Nonie came into my life in less than ideal circumstances. In 2010, I was a slightly dramatic 22yo, in the second last year of a Bachelor of Nutrition and Dietetics. I’d just broken up with a boy who at the time I thought was the love of my life (second of course to horses) and lost a really special horse, Gilbert, to melanoma.
Not long after Gilbert passed away, I also lost my competition horse at that time Sullivan, a Percheron x warmblood. We’d taken Sullivan out to a competition and he just wasn’t himself. I struggled to get him moving in the warm up, consequently the tests were flat and lackluster, but what was more alarming was that he hadn’t broken a sweat. We realised that he had anhidrosis. Over the next month, mum and I tried everything under the sun, we added herbs and supplements to his feed, we even added stout to his feeds, an old wives’ tale which proved fruitless for us. The heat and humidity of summer on the Sunshine Coast meant that trying to keep him in work all year round just wasn’t an option. We discussed a few ideas, maybe keeping Sullivan in work during the competition season over winter and getting a pony for me to ride during summer. Ultimately, we realised that Sullivan would have to be sold to someone living further south in a cooler climate. Needless to say, I was devastated.
Anyone who has ever bought a horse will understand the frustration that is part and parcel of ‘the horse hunt’. I’d be down this road before, but it was different this time. I’d had Sullivan for about three years, bringing him on from a horse who struggled to trot in a straight line, to being almost ready to compete at elementary level. But with the decision made, mum and I scoured Horse Deals, Facebook horse sales pages, the internet and we put the word out amongst our local equestrian community that we were on the hunt. I swooned over educated schoolmasters and lusted after youngsters with talent to burn, however they were all well outside our modest budget.
After trying several horses locally without so much as a skerrick of luck, mum stumbled across a small add in Horse Deals with the headline, ‘4yo Sir Rocco Mare’. Pictured was of a gangly baby with a barely there stripe on her face, but she was almost within our price range and within a 45 minute drive so mum gave the owner a call. Her then owner was a lady was in her 50’s who had bought Nonie as a green 3yo. The combination of green horse and green rider plus more feed than was needed, resulted in her owner having a fall, losing her confidence, and the purchase of an older experienced mount. In a twist of irony, the horse she purchased was advertised on the same page as Nonie.
The day we went to try Nonie, the stockman who had been riding her threw on a swing fender saddle and warmed her up for me. I started to put Nonie through her paces, they were light, she could walk, trot and canter and she could turn, but that was about it. I remember asking her to move up a gear in the trot but the only answer she knew was to brake into canter. I left feeling just like I had after the last five horses I had tried, frustrated and disheartened! She was a sweet mare, but she was so green. If I got her I would be starting all over again. While I now love the whole process of training horses, as a younger more impatient rider, I just wanted to feel like a ‘real’ rider who was doing the fun stuff, the lateral work, the flying changes and more. I felt like I had just started to reach this level with Sullivan and it had all been snatched away from me.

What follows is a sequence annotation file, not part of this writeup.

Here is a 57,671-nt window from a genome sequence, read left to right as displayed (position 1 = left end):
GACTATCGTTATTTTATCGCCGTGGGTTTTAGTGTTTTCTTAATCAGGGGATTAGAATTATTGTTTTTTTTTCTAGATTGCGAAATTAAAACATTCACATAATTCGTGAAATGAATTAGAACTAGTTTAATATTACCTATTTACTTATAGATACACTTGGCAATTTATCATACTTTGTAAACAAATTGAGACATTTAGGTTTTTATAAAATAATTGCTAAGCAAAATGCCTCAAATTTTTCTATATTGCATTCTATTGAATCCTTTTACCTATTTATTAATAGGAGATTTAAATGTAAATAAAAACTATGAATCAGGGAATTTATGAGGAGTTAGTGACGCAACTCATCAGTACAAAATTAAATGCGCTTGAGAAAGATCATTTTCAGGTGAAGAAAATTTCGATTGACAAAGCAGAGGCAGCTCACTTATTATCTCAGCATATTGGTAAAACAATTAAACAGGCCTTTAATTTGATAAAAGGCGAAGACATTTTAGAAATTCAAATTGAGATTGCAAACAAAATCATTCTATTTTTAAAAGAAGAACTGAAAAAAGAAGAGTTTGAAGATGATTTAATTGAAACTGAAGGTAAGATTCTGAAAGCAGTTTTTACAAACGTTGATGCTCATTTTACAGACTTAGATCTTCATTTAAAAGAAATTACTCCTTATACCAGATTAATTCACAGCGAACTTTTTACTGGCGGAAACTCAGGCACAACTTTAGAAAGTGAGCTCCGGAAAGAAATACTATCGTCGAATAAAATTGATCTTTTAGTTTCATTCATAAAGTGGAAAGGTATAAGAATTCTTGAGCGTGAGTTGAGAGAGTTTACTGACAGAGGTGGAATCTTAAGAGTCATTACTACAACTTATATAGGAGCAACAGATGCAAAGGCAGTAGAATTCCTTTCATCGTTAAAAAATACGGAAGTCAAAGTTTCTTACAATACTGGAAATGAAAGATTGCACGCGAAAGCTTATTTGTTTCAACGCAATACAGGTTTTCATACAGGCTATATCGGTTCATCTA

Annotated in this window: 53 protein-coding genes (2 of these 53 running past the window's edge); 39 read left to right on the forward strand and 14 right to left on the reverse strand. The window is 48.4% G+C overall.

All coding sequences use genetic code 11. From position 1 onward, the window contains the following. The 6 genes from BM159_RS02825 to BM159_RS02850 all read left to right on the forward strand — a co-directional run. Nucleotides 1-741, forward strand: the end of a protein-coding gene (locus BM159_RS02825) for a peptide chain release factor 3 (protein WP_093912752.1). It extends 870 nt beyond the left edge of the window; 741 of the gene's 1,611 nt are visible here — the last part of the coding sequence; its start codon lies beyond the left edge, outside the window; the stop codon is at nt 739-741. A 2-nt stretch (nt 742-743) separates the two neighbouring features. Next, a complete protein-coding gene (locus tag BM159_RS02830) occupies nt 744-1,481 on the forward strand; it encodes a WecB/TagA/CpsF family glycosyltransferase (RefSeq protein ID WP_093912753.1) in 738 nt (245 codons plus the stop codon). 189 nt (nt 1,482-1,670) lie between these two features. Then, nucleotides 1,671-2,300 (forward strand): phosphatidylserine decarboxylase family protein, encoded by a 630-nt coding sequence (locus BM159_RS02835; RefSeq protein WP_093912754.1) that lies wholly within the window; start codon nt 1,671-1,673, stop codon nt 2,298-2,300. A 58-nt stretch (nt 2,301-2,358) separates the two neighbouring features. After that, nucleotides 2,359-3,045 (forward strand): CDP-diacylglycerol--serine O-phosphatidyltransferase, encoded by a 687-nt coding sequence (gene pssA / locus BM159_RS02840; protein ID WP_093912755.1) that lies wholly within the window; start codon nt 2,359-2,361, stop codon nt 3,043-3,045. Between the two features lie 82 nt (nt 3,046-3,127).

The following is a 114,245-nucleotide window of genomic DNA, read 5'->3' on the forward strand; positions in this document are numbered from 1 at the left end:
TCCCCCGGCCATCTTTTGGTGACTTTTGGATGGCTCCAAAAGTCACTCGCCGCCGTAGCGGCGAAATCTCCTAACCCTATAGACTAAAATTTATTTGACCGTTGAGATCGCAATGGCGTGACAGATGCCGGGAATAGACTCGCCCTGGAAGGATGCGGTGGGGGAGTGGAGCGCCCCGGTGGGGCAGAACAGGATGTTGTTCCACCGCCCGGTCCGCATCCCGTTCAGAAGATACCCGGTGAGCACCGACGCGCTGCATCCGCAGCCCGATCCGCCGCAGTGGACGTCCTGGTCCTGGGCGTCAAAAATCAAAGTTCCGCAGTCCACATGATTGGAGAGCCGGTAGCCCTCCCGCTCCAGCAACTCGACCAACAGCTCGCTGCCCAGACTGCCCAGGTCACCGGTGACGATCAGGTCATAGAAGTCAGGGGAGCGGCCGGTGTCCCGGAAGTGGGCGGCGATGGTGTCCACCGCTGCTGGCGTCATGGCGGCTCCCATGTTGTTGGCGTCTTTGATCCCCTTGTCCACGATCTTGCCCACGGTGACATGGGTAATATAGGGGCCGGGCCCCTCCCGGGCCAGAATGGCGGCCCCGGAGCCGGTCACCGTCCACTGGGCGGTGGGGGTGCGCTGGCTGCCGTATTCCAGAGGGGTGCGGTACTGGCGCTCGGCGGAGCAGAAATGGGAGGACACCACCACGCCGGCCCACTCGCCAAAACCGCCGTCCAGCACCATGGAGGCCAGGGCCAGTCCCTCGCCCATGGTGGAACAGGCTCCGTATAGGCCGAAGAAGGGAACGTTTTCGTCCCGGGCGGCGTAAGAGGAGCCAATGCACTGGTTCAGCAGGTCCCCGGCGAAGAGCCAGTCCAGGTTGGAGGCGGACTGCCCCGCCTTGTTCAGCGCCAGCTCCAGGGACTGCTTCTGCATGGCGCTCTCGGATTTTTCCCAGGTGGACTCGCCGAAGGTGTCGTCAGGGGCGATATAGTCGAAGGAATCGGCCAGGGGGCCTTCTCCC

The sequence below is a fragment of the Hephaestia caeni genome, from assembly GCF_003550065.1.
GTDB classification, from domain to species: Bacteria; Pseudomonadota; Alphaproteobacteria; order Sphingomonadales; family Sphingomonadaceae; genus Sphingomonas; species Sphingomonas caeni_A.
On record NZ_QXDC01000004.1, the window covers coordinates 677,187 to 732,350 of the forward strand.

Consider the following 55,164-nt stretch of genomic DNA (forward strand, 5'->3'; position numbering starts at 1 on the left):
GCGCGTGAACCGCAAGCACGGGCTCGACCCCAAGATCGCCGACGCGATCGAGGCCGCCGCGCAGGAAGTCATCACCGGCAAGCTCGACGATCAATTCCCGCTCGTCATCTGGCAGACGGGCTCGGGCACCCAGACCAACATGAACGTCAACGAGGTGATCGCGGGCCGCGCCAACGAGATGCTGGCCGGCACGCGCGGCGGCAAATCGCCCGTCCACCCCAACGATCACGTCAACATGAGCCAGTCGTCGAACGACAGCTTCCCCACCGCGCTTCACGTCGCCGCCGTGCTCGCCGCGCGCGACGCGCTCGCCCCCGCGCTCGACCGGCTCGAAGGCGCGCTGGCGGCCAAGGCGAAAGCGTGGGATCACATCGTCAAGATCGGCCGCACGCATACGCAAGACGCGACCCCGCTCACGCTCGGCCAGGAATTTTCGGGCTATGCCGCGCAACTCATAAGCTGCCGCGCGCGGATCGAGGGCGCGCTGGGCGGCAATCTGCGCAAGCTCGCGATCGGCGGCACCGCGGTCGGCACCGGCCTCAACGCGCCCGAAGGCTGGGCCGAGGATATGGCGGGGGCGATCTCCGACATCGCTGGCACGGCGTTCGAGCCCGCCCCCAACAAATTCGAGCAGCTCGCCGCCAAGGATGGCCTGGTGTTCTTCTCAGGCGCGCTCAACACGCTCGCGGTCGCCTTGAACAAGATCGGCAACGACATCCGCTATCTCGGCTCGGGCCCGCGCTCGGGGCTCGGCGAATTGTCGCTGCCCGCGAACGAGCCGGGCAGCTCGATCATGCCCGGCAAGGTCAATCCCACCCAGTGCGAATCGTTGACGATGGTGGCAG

My dad agreed to contribute to buying the horse on the condition that my coach felt she would be suitable for me. This being done the last, the final step was a vet check. I returned to my textbooks to prepare for my impending exams, as mum towed her off to have the vet check done, I clearly remember the thought that entered my brain ‘I hope she fails the vet check, I don’t think I want this horse’. Looking back, I can see now that this was because I was grieving for Gilbert and wanting no horse other than my Sullivan. I never told either of my parents about this until fairly recently, Mum was horrified and would never have bought Nonie had she realised this. As it was, Nonie passed her vet check with flying colours and that was that we bought her. She stayed with my coach for about four weeks to make the transition a little easier for me and to teach her some of the basics. One sunny day following a patch of rain, mum asked me to take out a clean rug to put on her, she handed me a few carrots and off I went. I can pinpoint the beginning of our partnership back to this moment, after gobbling up the carrots Nonie started licking me. A seemingly simple moment, nonetheless that was when my heart opened up to the possibility of loving this horse.
One thing that stands out to me as I look back on this process was my reluctance to make any decisions – I felt paralysed by the knowledge that any decision I made would be the wrong one. So it was rather fortunate that things worked out as they did and Nonie and I ended up together. The last six years has produced a partnership that has been more rewarding than I could ever have anticipated. We recently started the flying changes and are preparing for our first medium level start in the new year. I can’t wait to see what the next six year will bring as we continue our journey down the centreline.